CHICAGO, June 9, 2020 – Aon plc (NYSE:AON), a leading global professional services firm providing a broad range of risk, retirement and health solutions, today launches the latest edition of its monthly Global Catastrophe Recap report, which evaluates the impact of the natural disaster events that occurred worldwide during May 2020.
The report reveals that Cyclone Amphan swept across India, Bangladesh, and Sri Lanka during the month, killing at least 133 people – 103 in India, 26 in Bangladesh, and four in Sri Lanka – and injuring more than 1,200 others. Governments of India and Bangladesh estimated that nearly three million homes had been damaged or destroyed, along with vast areas of agriculture and infrastructure. The government in West Bengal, India, expected total economic losses to exceed INR1.0 trillion (USD13.5 billion), while officials in Bangladesh noted damage costs nearing BDT127 billion (USD1.5 billion). Most of the damage was expected to be uninsured.
Meanwhile, several severe weather outbreaks across the United States resulted in five deaths, while insurers experienced another costly month, as a significant proportion of the minimum USD4 billion economic cost was covered by insurance. One particularly severe outbreak was seen across the Plains, Midwest, and Southeast on May 4-5, with impacts being felt the most in parts of Kansas, Arkansas, Missouri, Tennessee, and South Carolina. Most damage was due to straight-line winds, leading to total economic losses estimated above USD975 million, with 75 percent of the costs insured. A major hailstorm in San Antonio, Texas, on May 27 was also expected to approach or exceed USD1 billion in financial costs.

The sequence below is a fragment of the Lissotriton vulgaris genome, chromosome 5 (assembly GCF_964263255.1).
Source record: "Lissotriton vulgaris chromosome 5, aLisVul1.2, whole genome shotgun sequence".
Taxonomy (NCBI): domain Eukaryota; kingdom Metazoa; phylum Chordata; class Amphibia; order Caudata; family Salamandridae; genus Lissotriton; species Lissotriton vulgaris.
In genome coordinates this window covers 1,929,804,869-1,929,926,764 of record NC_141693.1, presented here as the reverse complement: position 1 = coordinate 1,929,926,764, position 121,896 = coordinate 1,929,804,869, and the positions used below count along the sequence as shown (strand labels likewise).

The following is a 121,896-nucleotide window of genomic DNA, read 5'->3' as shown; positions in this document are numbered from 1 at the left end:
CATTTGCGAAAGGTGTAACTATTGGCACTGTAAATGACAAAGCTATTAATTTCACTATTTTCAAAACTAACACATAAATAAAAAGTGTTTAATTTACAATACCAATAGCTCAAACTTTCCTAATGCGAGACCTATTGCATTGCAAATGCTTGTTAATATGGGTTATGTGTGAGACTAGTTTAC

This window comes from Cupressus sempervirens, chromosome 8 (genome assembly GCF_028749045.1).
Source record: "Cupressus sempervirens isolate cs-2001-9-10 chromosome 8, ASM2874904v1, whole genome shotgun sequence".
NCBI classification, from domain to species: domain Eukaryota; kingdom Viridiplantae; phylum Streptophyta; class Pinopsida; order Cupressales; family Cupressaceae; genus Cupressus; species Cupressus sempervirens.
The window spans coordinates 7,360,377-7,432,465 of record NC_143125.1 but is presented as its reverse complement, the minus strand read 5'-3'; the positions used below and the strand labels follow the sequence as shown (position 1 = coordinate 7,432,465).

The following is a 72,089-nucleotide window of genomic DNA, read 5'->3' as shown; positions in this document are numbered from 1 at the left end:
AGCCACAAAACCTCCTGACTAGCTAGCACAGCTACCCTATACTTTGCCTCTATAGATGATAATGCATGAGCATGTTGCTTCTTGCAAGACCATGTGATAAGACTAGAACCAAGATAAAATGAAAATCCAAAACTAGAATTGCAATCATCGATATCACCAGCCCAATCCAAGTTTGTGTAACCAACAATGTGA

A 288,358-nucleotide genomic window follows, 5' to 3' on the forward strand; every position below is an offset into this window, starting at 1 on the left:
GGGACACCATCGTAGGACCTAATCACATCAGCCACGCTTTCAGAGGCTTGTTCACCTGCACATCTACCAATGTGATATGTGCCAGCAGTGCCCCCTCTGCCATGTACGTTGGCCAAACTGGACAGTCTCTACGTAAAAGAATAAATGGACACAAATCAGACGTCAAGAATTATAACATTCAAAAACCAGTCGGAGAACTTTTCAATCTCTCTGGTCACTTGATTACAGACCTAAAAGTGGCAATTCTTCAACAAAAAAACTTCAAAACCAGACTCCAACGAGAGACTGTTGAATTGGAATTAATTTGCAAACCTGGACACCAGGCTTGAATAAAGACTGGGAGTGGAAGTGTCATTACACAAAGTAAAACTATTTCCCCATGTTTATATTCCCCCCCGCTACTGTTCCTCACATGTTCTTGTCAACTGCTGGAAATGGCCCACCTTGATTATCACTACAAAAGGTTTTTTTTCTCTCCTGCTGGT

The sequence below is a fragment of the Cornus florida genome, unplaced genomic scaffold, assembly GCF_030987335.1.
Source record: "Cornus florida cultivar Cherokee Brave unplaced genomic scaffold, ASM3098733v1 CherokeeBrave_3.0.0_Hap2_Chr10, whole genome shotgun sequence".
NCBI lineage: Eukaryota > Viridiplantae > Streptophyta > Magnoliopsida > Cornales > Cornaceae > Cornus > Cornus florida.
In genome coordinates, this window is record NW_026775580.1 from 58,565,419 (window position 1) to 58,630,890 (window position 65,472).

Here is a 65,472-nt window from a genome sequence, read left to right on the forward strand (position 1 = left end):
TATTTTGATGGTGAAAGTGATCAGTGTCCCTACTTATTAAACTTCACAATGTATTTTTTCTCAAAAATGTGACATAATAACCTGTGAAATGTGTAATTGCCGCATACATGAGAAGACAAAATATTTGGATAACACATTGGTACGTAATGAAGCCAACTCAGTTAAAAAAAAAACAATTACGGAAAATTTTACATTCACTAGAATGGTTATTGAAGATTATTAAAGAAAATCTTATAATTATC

Michal Lörinc, Catastrophe Analyst within Aon’s Impact Forecasting team, said: “The vulnerabilities of infrastructure were amplified by Cyclone Amphan’s widespread effects in India and Bangladesh during May. The storm brought extensive coastal and inland flooding, in addition to hurricane-force wind gusts, which put a further spotlight on the need for future investments in modernizing coastal barriers, embankments, and the electrical grid in storm-prone areas around the world. The use of catastrophe models to incorporate future storm scenarios is one useful option to use as a guide for investment planning.”
Further natural hazard events to have occurred in May include:
- Tropical Storm Amanda affected parts of Central America and caused 33 fatalities. Its remnants later evolved into Tropical Storm Cristobal in the Gulf of Mexico in early June.
- Typhoon Vongfong became the first named storm of the 2020 Pacific Typhoon Season and impacted Philippines on May 14-15. Nearly 50,000 homes were damaged or destroyed.
- Seasonal flooding continued in Eastern Africa; an additional 30 fatalities were cited in Kenya from May 4-6, as government officials reported that the seasonal death toll rose to at least 237 since late March. At least 29 out of 47 counties in Kenya were affected, displacing around 100,000 people.
- Notable hail, wind and flood-related effects occurred in Spain, France, Germany, the Czech Republic and Poland on May 9-11. Aggregated economic losses were expected to be in the tens of millions of euros.
- Strong winds and heavy rains swept across western Australia on May 25. The event occurred as remnants of Tropical Cyclone Mangga interacted with a cold front, later hitting southwestern Australia. Widespread power outages ensued, as power was cut to nearly 62,000 homes across the state. No human casualties were reported, and impact on property and motor was subject to further assessment.
To view the full Impact Forecasting May 2020 Global Catastrophe Recap report, please follow the link:
Along with the report, users can access current and historical natural catastrophe data and event analysis on Impact Forecasting’s Catastrophe Insight website, which is updated bi-monthly as new data become available: